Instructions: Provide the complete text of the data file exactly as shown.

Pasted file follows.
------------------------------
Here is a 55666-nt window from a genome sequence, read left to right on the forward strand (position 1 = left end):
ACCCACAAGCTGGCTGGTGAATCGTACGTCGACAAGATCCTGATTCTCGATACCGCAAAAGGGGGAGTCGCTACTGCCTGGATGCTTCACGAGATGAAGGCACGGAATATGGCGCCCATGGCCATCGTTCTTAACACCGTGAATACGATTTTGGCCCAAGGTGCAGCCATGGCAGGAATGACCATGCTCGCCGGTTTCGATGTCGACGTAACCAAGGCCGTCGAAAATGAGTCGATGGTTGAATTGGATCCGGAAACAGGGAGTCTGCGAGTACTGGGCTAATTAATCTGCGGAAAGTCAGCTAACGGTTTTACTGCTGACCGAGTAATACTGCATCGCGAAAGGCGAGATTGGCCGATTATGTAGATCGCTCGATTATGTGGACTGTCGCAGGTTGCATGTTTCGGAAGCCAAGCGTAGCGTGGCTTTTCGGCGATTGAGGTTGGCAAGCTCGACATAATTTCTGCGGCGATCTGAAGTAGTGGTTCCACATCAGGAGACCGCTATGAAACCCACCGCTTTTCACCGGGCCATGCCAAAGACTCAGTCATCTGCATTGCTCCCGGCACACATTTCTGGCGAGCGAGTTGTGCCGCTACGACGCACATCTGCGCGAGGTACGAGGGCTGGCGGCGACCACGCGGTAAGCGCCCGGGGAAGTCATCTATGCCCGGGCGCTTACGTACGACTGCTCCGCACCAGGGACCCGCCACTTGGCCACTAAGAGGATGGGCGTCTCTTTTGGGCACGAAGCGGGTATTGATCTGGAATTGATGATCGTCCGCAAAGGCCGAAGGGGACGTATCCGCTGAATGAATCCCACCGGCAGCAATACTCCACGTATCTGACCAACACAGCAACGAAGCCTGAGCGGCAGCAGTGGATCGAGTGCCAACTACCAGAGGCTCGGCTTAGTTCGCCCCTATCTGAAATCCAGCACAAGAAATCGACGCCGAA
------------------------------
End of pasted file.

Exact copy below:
Here is a 55666-nt window from a genome sequence, read left to right on the forward strand (position 1 = left end):
ACCCACAAGCTGGCTGGTGAATCGTACGTCGACAAGATCCTGATTCTCGATACCGCAAAAGGGGGAGTCGCTACTGCCTGGATGCTTCACGAGATGAAGGCACGGAATATGGCGCCCATGGCCATCGTTCTTAACACCGTGAATACGATTTTGGCCCAAGGTGCAGCCATGGCAGGAATGACCATGCTCGCCGGTTTCGATGTCGACGTAACCAAGGCCGTCGAAAATGAGTCGATGGTTGAATTGGATCCGGAAACAGGGAGTCTGCGAGTACTGGGCTAATTAATCTGCGGAAAGTCAGCTAACGGTTTTACTGCTGACCGAGTAATACTGCATCGCGAAAGGCGAGATTGGCCGATTATGTAGATCGCTCGATTATGTGGACTGTCGCAGGTTGCATGTTTCGGAAGCCAAGCGTAGCGTGGCTTTTCGGCGATTGAGGTTGGCAAGCTCGACATAATTTCTGCGGCGATCTGAAGTAGTGGTTCCACATCAGGAGACCGCTATGAAACCCACCGCTTTTCACCGGGCCATGCCAAAGACTCAGTCATCTGCATTGCTCCCGGCACACATTTCTGGCGAGCGAGTTGTGCCGCTACGACGCACATCTGCGCGAGGTACGAGGGCTGGCGGCGACCACGCGGTAAGCGCCCGGGGAAGTCATCTATGCCCGGGCGCTTACGTACGACTGCTCCGCACCAGGGACCCGCCACTTGGCCACTAAGAGGATGGGCGTCTCTTTTGGGCACGAAGCGGGTATTGATCTGGAATTGATGATCGTCCGCAAAGGCCGAAGGGGACGTATCCGCTGAATGAATCCCACCGGCAGCAATACTCCACGTATCTGACCAACACAGCAACGAAGCCTGAGCGGCAGCAGTGGATCGAGTGCCAACTACCAGAGGCTCGGCTTAGTTCGCCCCTATCTGAAATCCAGCACAAGAAATCGACGCCGAA